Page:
This is the second in a two part series about mortgage fraud, how it occurs, the damage it causes and what you can do to protect yourself. Read on for more information on how you can stop mortgage fraud through identity theft and what to do if you have been a victim.
It is important to fight mortgage fraud, particularly those involving identity theft schemes for several reasons. First, the effect of mortgage fraud is far reaching to an individual. With mortgage fraud, consumers may lose their property, their savings, and their credit rating. Second, lenders are affected by the loss of money, security, and assets in their company, not to mention the lack of trust resulting from mortgage fraud occurrences.
All incidences of mortgage fraud, no matter what type or method used, are now investigated by the Financial Institution Fraud Unit of the Federal Bureau of Investigations (FBI). It was determined by several federal agencies that it was more effective and efficient to pursue crimes involving mortgage fraud in one single cohesive government organization, instead of several across the United States. The hope was that this would lead to earlier detection, stiffer penalties and the ability to track and penalize reoccurring offenders who may commit the crime in one place and then move to another.
What can consumers do to protect their credit? It is critical to monitor your credit report, receive regular updates, and stay informed. Immediately contact any lenders that provide information on your credit report when you discover pieces of information that are mistakes of fact or that you don’t know or recognize. Read your social security benefits statement when it comes in the mail. It can provide you with important information, such as informing you if someone is using your social security number and obtaining benefits in your name. This can be used as a red flag to alert you to leaks in your credit information. Be careful of mailings, telephone calls, email messages or overly friendly realtors who may approach you personally going door to door. These can be bogus attempts to gain both personal and financial information to allow a theft to happen. Be suspicious if you receive information to the “new homeowner” such as welcome coupons or service calls to your home. This can mean that your information has been at risk. Assist your parents, if elderly or if necessary in protecting their identity and financial information.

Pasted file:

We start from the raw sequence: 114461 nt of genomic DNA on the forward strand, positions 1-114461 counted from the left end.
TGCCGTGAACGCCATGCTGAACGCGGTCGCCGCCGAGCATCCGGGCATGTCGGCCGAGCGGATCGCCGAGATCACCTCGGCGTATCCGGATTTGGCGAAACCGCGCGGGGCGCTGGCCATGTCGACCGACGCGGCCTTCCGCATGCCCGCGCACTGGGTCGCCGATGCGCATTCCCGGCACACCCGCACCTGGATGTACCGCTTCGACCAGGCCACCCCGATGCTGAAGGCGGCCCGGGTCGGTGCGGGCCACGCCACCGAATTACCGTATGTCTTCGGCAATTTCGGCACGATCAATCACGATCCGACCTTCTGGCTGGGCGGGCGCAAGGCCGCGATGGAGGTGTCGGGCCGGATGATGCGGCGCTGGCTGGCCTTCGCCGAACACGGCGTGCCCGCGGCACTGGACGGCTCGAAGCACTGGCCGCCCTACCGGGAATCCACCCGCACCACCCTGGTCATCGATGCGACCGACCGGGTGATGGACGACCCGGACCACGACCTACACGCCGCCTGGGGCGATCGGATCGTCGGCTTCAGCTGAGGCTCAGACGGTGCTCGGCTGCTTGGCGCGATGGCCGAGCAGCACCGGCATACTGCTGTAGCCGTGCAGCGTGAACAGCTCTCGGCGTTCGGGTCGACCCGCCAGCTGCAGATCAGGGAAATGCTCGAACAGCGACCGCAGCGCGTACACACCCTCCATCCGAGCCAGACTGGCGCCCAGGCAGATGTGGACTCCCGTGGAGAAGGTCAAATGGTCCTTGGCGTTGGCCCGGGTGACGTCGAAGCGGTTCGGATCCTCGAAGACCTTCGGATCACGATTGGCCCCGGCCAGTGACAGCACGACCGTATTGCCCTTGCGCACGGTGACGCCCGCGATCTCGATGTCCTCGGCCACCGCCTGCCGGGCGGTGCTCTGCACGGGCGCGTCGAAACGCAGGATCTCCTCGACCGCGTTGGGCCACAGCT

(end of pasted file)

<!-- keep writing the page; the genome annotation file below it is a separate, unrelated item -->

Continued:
Carefully monitor your computer and internet activity with an effective form of anti virus and spyware software. Spyware systems are hard to detect, sometimes even harder to get rid of, and can provide the unscrupulous with a great deal of information, both of a personal, financial, or credit nature.
What should you do if you have been a victim of mortgage fraud of any variety? First, report it to the The Federal Bureau of Investigation (FBI)(202) 324-3000 – National FBI Financial Institution Fraud Unit.
The important thing is to stop identity theft before it happens. But if it happens to you, you need to be prepared to begin the long journey of repairing your credit information. It will take time, but it is important to take the necessary measures as soon as suspicious activity is detected.